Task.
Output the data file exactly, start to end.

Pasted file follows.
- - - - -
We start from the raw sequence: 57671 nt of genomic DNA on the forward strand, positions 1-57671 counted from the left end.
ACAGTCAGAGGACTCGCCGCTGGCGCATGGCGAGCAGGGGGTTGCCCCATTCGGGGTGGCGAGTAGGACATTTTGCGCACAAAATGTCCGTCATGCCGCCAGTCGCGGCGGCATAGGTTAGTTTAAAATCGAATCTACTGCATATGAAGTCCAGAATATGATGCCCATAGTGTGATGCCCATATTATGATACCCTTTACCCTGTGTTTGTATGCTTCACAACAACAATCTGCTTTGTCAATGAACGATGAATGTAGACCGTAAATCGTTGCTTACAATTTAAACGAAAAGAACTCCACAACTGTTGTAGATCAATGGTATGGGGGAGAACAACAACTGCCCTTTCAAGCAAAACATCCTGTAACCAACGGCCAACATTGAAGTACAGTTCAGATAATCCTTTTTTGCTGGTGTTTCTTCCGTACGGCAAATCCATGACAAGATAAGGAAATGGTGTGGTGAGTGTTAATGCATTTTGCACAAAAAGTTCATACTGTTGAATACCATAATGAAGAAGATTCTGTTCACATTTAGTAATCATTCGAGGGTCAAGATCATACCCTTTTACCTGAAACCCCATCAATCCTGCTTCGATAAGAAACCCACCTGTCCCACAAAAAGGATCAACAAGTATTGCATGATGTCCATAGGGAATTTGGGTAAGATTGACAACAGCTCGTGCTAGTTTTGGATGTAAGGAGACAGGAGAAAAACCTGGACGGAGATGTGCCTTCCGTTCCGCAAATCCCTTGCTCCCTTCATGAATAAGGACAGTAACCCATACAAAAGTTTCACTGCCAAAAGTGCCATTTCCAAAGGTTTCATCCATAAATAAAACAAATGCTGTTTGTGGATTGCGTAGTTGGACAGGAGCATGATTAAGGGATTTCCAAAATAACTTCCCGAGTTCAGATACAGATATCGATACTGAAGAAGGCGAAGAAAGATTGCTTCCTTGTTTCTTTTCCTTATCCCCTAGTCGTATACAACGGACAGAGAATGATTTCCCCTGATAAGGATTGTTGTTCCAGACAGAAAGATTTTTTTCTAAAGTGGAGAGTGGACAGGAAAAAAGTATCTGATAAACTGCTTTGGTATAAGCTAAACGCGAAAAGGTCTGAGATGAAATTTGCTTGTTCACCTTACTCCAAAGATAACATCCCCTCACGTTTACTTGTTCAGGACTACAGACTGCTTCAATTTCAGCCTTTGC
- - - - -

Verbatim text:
We start from the raw sequence: 57671 nt of genomic DNA on the forward strand, positions 1-57671 counted from the left end.
ACAGTCAGAGGACTCGCCGCTGGCGCATGGCGAGCAGGGGGTTGCCCCATTCGGGGTGGCGAGTAGGACATTTTGCGCACAAAATGTCCGTCATGCCGCCAGTCGCGGCGGCATAGGTTAGTTTAAAATCGAATCTACTGCATATGAAGTCCAGAATATGATGCCCATAGTGTGATGCCCATATTATGATACCCTTTACCCTGTGTTTGTATGCTTCACAACAACAATCTGCTTTGTCAATGAACGATGAATGTAGACCGTAAATCGTTGCTTACAATTTAAACGAAAAGAACTCCACAACTGTTGTAGATCAATGGTATGGGGGAGAACAACAACTGCCCTTTCAAGCAAAACATCCTGTAACCAACGGCCAACATTGAAGTACAGTTCAGATAATCCTTTTTTGCTGGTGTTTCTTCCGTACGGCAAATCCATGACAAGATAAGGAAATGGTGTGGTGAGTGTTAATGCATTTTGCACAAAAAGTTCATACTGTTGAATACCATAATGAAGAAGATTCTGTTCACATTTAGTAATCATTCGAGGGTCAAGATCATACCCTTTTACCTGAAACCCCATCAATCCTGCTTCGATAAGAAACCCACCTGTCCCACAAAAAGGATCAACAAGTATTGCATGATGTCCATAGGGAATTTGGGTAAGATTGACAACAGCTCGTGCTAGTTTTGGATGTAAGGAGACAGGAGAAAAACCTGGACGGAGATGTGCCTTCCGTTCCGCAAATCCCTTGCTCCCTTCATGAATAAGGACAGTAACCCATACAAAAGTTTCACTGCCAAAAGTGCCATTTCCAAAGGTTTCATCCATAAATAAAACAAATGCTGTTTGTGGATTGCGTAGTTGGACAGGAGCATGATTAAGGGATTTCCAAAATAACTTCCCGAGTTCAGATACAGATATCGATACTGAAGAAGGCGAAGAAAGATTGCTTCCTTGTTTCTTTTCCTTATCCCCTAGTCGTATACAACGGACAGAGAATGATTTCCCCTGATAAGGATTGTTGTTCCAGACAGAAAGATTTTTTTCTAAAGTGGAGAGTGGACAGGAAAAAAGTATCTGATAAACTGCTTTGGTATAAGCTAAACGCGAAAAGGTCTGAGATGAAATTTGCTTGTTCACCTTACTCCAAAGATAACATCCCCTCACGTTTACTTGTTCAGGACTACAGACTGCTTCAATTTCAGCCTTTGC